Do we have "class warfare" in the U.S.? You bet. And the rich are winning.

Don't take my word for it. No less an expert on affluence than Warren Buffett said it in an interview with Charlie Rose last week: "In fact my class is not just winning, we're killing. It's been a rout."

Buffett was talking about a pet peeve of his: tax rates that mean effectively lower taxes for the well-heeled. It could just as easily apply to the well-documented and growing gap between the rich Americans and everyone else.

I've written more than once about the problems this gap creates and about how the recession has only made it worse. But there's also an investing angle we shouldn't miss.

With the economy slowing again and ordinary Americans again cutting back, this has been a brutal summer for retail stocks. Luxury retailers have been sold off like everything else -- on the assumption the well-to-do will have to cut back with the rest of us.

image: Michael Brush

Michael Brush

Except that, well, they haven't. To the victors go the spoils, so the rich are still buying.

This tells me that for investors, it's time to consider the places the rich go shopping. Let's take a look at why luxury retail stocks are poised for bounce in an increasingly tough market -- and why names like Nordstrom (JWN, news) and Saks (SKS, news) might belong on your shopping list.

Stumbling, but still rich

By any measure, August was a tough month for the stock market and the economy. September brought more volatility and not much good news. The evidence suggests that consumers were pinching pennies as they digested all the bad news from Washington and Europe.

The market seemed to assume this consumer crunch applied across the board and that the wealthy would be putting off purchases of TechnoMarine watches, Gucci handbags and Miu Miu footwear.

The shares of luxury retailers have all been hammered. The stocks of Tiffany (TIF, news), Saks, Coach (COH, news) and luxury chain Morgans Hotel Group (MHGC, news) have fallen 25% to 30% from their July highs. Nordstrom is down about 12%. In contrast, the Standard & Poor's 500 Index ($INX) is off around 18%.

But in fact, the rich barely blinked.

"We are seeing that even when the stock market trembles, the affluent don't get scared as easily as they did," says Candace Corlett, the president of WSL Strategic Retail, a consultancy. The rich lived through the 2008 market meltdown and the recession that followed with their wealth "intact enough," she says. So now, "they don't panic like they did in 2008."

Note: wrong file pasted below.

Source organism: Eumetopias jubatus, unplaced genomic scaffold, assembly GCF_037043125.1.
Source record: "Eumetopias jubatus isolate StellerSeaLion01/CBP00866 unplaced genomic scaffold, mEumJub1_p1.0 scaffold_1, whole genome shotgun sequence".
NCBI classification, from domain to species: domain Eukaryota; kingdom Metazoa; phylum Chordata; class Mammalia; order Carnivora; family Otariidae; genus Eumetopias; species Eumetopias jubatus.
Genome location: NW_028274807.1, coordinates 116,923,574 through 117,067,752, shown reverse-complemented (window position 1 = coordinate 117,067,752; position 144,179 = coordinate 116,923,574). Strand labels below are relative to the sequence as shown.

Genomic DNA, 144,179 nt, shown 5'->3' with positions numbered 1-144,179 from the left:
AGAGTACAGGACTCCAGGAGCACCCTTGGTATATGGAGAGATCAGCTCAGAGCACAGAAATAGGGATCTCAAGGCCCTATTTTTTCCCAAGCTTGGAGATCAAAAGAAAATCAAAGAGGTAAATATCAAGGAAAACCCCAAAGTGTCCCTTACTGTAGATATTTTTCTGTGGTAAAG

Where the top shops

We'll know how true that is as sales reports from September roll in. But here's where some of the key players stand now.

  • Nordstrom: In early September, Nordstrom reported that August sales at stores open more than a year were up 6.7%, compared with the year before. That was virtually no different from the 6.6% gains in July. And it's essentially the same as the year-over-year gains the retailer posted for the first half of the year. Including revenue from new stores, sales were up more than 12% during the first half of the year, a pace that continued in August.
  • Saks: This chain did report a significant decline in same-store sales growth for August to 6.1%. In contrast, it reported 12.7% year-to-year growth for February through July. But still, 6% growth isn't bad at a time when consumers overall have pulled back sharply. And Wall Street analysts are predicting no slowdown at Saks for September. They expect 6% growth, according to Thomson Reuters.
  • Tiffany: This high-end jeweler doesn't report monthly sales. But the company reported total worldwide sales growth of 30%, and a 25% gain in U.S. sales, for the quarter ending in July. Sales at its New York flagship store surged 41%, in part because of spending by Chinese tourists. Tiffany has also been raising prices, which hasn't fazed shoppers looking to take home a splurge in one of the luxury retailer's coveted blue boxes. The company noted particular strength in sales of items costing more than $20,000. But it was also helped by the fact that luxury jewelry was the strongest retail category in the second quarter, posting sales gains of 8.4%, according to American Express Business Insights, a division of American Express.
  • Coach: This bag-maker also doesn't report monthly sales results. But it has also been shooting out the lights. Coach saw revenue jump 17% in the second quarter. The U.S. retailer's success in Japan over the past few years has proved that it can hold its own against Old World European luxury brands. Now, Coach is building on its strengths to grow rapidly in China and other developing markets. Of course, a slowdown in China will hurt Coach. But I don't believe leaders in China will run the risk of civil unrest that a significant economic slowdown would bring.

In contrast to these luxury stores, more pedestrian retailers like J.C. Penney (JCP, news) and Kohl's (KSS, news) are expected to post same-store sales growth of only 1.2% and 1.7%, respectively, as they report this month, according to Thomson Reuters.

Expect this dichotomy to continue during the holiday season. Since the market turmoil started Aug. 1, Wall Street analysts have raised fourth-quarter earnings estimates for luxury retailers, while cutting them for J.C. Penney, Kohl's and similar chains catering to lower-income shoppers, according to data provided by Thomson Reuters.